The pope made news again, saying that in light of the Orlando shooting, the Catholic Church owes queers an apology: Pope: Church owes apology to gays (and they’re not the only ones). The news came while I was in the middle of a busy weekend including both the Locus Awards and the Pride Parade, so I didn’t have time to dig into it. I assumed that this was another instance of the press taking part of a statement out of context, as they did three years ago with all the “who am I to judge” headlines that said the pope was in favor of gay rights, when what the pope actually said was more along the lines of, “Who am I to judge a person who claims to be ex-gay and does a decent enough job of staying in the closet as to give me plausible deniability?”
I figured that I would look into the story later, fully expecting to find out that the statement he’d made was more complicated than the headlines make it. Well, it is, but the contradiction isn’t as blatantly obvious as that previous time. “I think that the Church not only should apologize to the person who is gay whom it has offended. … But we must also apologize to the poor as well, to the women who have been exploited, to children exploited for labor. It must apologize for having blessed so many weapons.”
There are several qualifiers in there, and I could quibble over a lot of them, but the real hypocrisy is a bit more meta. He thinks that the Church should apologize. Really? I wonder if he has thought of mentioning it to the person who is in charge of the Church; you know, the person who has the power to actually apologize. And more than apologize, the person who, in theory, has the power to make infallible statements that come with the stamp of approval of god?
Has the pope actually told the pope what he thinks?
The other contradiction is a little less funny. The statement, and his following comments, make it clear that he is referring to the church apologizing for things that it had done in the past, as if its teachings are not still, present tense, causing harm to queers, and women, and so on. Biblically, you don’t ask for forgiveness until after you have stopped committing the sin. The church (both the Catholic Church and a whole lot of people claiming to speak for god in other denominations) is still bearing false witness against queer people, still describing us as sinful and disordered, and so on.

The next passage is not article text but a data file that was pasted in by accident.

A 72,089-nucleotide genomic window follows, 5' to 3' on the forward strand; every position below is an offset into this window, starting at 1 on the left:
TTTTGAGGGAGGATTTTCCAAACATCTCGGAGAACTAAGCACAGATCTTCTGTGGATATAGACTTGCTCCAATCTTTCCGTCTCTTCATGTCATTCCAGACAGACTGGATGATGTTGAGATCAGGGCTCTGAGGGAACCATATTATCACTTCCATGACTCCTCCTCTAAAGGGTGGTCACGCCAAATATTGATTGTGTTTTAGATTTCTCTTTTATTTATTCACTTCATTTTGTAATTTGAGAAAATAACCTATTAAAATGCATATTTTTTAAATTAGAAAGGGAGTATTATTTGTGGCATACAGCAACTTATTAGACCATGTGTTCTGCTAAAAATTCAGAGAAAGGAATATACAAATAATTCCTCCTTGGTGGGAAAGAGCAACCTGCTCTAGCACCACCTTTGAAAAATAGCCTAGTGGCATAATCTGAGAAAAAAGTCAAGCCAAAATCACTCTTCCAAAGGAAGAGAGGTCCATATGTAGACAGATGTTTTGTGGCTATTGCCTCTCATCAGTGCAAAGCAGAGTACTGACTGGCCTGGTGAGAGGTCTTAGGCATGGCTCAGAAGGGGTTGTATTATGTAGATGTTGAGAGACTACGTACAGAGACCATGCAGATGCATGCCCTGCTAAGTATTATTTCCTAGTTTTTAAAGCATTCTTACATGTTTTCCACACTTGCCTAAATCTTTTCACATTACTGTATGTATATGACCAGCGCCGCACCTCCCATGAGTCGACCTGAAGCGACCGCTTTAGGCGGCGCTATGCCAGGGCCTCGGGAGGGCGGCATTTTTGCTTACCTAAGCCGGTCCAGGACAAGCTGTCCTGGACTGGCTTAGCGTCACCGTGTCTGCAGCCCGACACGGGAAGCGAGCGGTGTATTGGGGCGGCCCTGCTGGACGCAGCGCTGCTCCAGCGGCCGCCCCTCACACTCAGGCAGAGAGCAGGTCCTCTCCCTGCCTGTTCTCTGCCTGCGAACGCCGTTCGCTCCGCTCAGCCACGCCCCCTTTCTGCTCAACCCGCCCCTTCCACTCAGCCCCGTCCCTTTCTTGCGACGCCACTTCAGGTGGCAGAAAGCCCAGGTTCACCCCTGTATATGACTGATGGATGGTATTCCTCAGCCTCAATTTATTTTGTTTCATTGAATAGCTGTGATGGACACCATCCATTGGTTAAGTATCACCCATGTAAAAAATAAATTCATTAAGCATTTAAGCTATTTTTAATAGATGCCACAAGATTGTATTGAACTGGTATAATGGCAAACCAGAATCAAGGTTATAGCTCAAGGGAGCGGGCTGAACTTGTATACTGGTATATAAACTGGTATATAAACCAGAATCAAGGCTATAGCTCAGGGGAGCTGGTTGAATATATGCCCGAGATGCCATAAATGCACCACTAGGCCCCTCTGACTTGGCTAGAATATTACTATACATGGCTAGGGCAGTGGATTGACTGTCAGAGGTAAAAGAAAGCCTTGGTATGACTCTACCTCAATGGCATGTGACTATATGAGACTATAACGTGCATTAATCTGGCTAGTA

You have to rescind those lies, aspersions, and condemnations before you apologize for them.
There’s a new study out showing, once again, that simply saying these things about us causes actual harm to our health, both mental and physical: What Happens When Gay People Are Told That Homosexuality Is A Sin?
And I want to make something very clear, here. Theologically, a sin is an intentional and voluntary action. All of the medical science (yes, all of it) agrees that homosexuality is not a matter of choice, it is an innate characteristic. In other words, it isn’t voluntary. When a sincerely held religious belief is contradicted by scientific fact, then it isn’t faith, it is delusion.
When any religious leader insists that homosexuality is a sin, they are bearing false witness. The Bible also insists that slavery is a good thing, yet no Christian religious leaders (not even Pope Emeritus Benedict) are calling for a return to slavery. They now all handwave it and say that the slavery comments in the Bible are because of the culture at the time, and therefore aren’t a commentary applicable today. Or they try to claim that the Bible’s comments on slavery are really about god advising people how to deal with a situation that shouldn’t exist but that cannot, at present, be rectified. They insist on that rationalization even though the Apostle Paul wrote one entire book of the Bible about how a Christian slave owner should treat his Christian slaves (spoiler: at no point did he say that people should never treat other people as property).
The sections of the Bible that are usually read to condemn homosexuality are a lot less clear than its teachings on slavery. Yet members of the religious right are willing to contort themselves to claim that the Bible’s clear endorsement of slavery doesn’t exist, while pretending that these few mostly ambiguous comments on fidelity, temple prostitutes, and so on are indisputable statements about people who love other people of the same gender.
And every time this pope has said some things that the press latched onto to wildly report that the Church was softening it’s stand on queers, later statements and officially issued proclamations re-iterate the original position that we are disordered, sinful, dangerous, et cetera. So, no, I’m not awaiting whatever comes of this comment about apologies with bated breath.
1 thought on “Finding ways to make their hating of the sinner sound compassionate”